In 2008, the results of the Convergence Insufficiency Treatment Trial (CITT) were published. That clinical trial left no doubt that optometric vision therapy is the treatment of choice for convergence insufficiency (CI). This landmark study was based upon evidence built over many years that established the following:
- CI is a common binocular vision disorder that is accompanied by symptoms associated with reading and other near work.
- It is possible to measure the severity of these symptoms using a survey instrument.
- The survey can be used as an outcome measure to evaluate treatment of CI.
The CITT Investigator Group continued analysis of the data from the study and 2 additional and very significant papers were published in 2012.
One evaluated the symptoms experienced by these children pre- and post-treatment for the CI. Symptoms were divided into 2 categories: performance-related and eye-related. Performance-related symptoms were reported more frequently before treatment. The 6 most frequently reported symptoms associated with reading and other near work were:
- loss of place
- loss of concentration
- having to reread
- reading slowly
- difficulty remembering what was read
- feeling sleepy
Children with Attention-Deficit-Hyperactivity-Disorder (ADHD) had more symptoms, especially these performance-related symptoms, but symptoms decreased in all children after treatment! In some cases the decrease in symptoms after treatment was quite striking. For example, 50% of patients responded “fairly often” or “always” when asked how often they experience loss of place when reading. After treatment, this dropped to only 10%. The dramatic decrease in performance-related symptoms with treatment of CI suggests that such treatment may have a positive effect on reading performance and attention.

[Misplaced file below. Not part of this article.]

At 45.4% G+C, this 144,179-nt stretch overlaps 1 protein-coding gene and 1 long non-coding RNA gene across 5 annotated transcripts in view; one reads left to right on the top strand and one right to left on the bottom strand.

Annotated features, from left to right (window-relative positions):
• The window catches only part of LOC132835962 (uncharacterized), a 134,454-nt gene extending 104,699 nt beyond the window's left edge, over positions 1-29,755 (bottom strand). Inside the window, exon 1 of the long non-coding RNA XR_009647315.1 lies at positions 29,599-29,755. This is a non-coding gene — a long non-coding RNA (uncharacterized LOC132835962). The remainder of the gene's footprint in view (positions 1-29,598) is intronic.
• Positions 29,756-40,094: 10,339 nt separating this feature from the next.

The second study looked specifically at parental reports of academic difficulties in children with CI. When compared to children with normal binocular vision, children with CI are more likely to avoid reading and have difficulty completing their homework and maintaining attention during reading. The parents of these children are also more worried about their child’s academic performance. But after successful treatment of the CI with optometric vision therapy, parents reported fewer and less frequent adverse behaviors and parental concern.
So where are we in 2014?